Slow Shopping

I recently sat on a panel dedicated to the discussion of food sovereignty – a fancy title for a discussion of the ways we Australians might have more say in deciding what we eat, where our food comes from and how it is produced. Yes, it was a slow food event.

What stuck in this member of the chattering class’s mind was a comment from a senior National Party MP on the panel. Though he was a charming and sincere gentleman, we certainly parted ways on a couple of issues. My suggestion that we take responsibility for those less fortunate, that is, those who don’t have enough to eat, being dismissed with the comment that “We’ll always have the haves and have not’s”. Should we accept malnutrition because it has had such a long and distinguished tradition?

Then there’s the role of women. The gentleman referred to a phenomenon I must confess I hadn’t heard of, he talked of the “Wednesday” shop, which he compared with the weekend shop. It went something like this:

“Well it’s been well documented the way in which women do a hasty shop on Wednesdays and then do their ‘proper’ shopping on the weekends”.

He then went on to explain the bleeding obvious – that harassed Mum’s on their way home from work will tend to buy rather more prepared foods than on the weekend, when they are more likely to shop and cook from scratch. Should we overlook his clear understanding that shopping and cooking is the women’s domain – no matter if she also works fulltime? Perhaps we’ll deal with that one later.

I’m more interested in his acknowledgement of the distinction between the fast shopping that takes place on weekdays and the slow shopping we women do on the weekends. While I’m the first to acknowledge that I’m more willing to do the food shopping than my male partner, and better at it, I’m less thrilled with the notion of shopping as leisure.

Shopping for clothes, shoes and accessories, at least for myself, is something I consider to be a leisure activity because I do it during the time which I consider to be leisure time. I’m sure you women know what I mean here, the weekend, that time when we are supposed to enjoy not being at work. This leisure time we spend driving our children everywhere, cleaning our houses, cooking, shopping and doing the laundry.

So what should I do with the remaining hours of the weekend? Would I rather go shopping or sit in the sun reading that weekend paper that takes a week to get through?

It’s quite a simple task, rescuing a few slow moments from my weekend. Slow shopping? Maybe this happens on holidays, but doesn’t that leave an awful lot of slow activity for those two-week breaks? So when did holidays suddenly become so fast?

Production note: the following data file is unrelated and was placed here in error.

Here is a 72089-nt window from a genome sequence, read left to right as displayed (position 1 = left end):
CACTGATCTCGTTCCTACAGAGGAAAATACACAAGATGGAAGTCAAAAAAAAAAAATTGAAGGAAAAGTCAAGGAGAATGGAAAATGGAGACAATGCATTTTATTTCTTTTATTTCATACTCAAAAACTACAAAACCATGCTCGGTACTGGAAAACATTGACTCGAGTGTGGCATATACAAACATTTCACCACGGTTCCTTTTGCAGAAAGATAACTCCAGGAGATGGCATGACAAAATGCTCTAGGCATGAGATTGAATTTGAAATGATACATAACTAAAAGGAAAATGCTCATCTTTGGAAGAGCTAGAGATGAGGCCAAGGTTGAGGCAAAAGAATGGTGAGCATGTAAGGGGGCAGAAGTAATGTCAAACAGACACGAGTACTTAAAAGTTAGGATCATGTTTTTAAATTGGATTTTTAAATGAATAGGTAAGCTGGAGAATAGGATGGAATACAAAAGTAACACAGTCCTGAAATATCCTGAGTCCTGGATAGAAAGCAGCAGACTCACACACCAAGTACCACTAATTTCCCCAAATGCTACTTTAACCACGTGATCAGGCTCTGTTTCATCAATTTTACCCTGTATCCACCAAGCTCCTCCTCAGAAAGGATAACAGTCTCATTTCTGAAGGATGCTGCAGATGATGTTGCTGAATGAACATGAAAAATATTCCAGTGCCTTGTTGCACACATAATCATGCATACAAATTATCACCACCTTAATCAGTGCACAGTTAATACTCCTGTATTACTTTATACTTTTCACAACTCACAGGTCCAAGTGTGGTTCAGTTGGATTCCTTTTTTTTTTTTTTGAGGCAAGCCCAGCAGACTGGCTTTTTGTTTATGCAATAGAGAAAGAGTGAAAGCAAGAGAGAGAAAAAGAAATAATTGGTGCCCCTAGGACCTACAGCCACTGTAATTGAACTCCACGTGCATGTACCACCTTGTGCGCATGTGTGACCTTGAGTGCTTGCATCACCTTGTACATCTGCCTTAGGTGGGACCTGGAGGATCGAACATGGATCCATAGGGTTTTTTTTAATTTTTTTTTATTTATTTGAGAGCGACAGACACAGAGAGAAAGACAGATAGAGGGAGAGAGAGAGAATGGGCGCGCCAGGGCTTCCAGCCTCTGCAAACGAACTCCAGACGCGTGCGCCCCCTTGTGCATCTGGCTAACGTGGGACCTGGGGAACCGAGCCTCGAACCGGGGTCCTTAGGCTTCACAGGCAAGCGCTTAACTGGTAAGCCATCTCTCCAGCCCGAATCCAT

Dr Felicity Newman is a member of the Centre for Everyday Life at Murdoch University

We Are All Jewish Mothers

Last week I gave a talk for a group of senior Jewish women on the topic of Jewish food and Jewish mothers. I like to think we can consider the Jewish mother as a symbolic mother, not because Jewish mothers are any better, or any worse, than any other group of mothers. It’s a question of perception – Jewish mothers have had more publicity, not all of it good.

People often ask me why Jews take their faith from their mother’s not their fathers. I used to think it was suspicion of women’s fidelity then I discovered it had more to do with the way Jewish women provide their children with the cultural and spiritual tools to be Jewish, in other words, their identity.

Surely this can also be extended to women in general? For example when it comes to speaking a second language children will learn their mother’s language but not the father’s – unless both parents have the same language of course.

The ladies wanted to hear me eulogising the uber-nurturing Jewish mother. They wanted talk of chicken soup and dedication. Certainly this is the image we know to be the “yiddishe mother”. However what I wanted to talk to them about the way that image changed over time.

The Jewish mother emerged at the end of the 19th century. In the Jewish villages of Europe men’s lives revolved around the Synagogue and study while women took care of all the worldly details, small matters like money, education and feeding the family. If we examine other “traditional” cultures we come to understand that this behaviour is common.

Dr Felicity Newman is a member of the Centre for Everyday Life at Murdoch University

The Jewish women of Eastern Europe became the bridge between Jewish and host communities and these everyday skills meant that they adapted to life in the New World better than men whose religious education was no longer valued.

 

And somewhere between Minsk and Manhatten (or Melbourne) she went from being an angelic, long suffering mother always offering food of course, always leaving the lamp lit in case her wayward son might return, to some sort of obsessive force–feeding banshee. The Yiddish films of the early 20th century show them as dear old ladies obsessively loved by their bad boy sons.

 

By the time we get to the 60s and 70s writers like Phillip Roth and filmmakers like Woody Allen in particular, provided hideous portraits loosely based on their own mothers. What went wrong?

 

Were these women the victims of their own success? American Jewish women were well educated but expected to remain at home once married, providing the source of Betty Friedan’s Feminine Mystique. The result was feminism and perhaps her sons resented the shift in focus.

 

Universal indeed – today we women go freely into the workforce, but when it comes to chicken soup and compassion, not much has changed, we’re always on call. Yes, we are all Jewish mothers.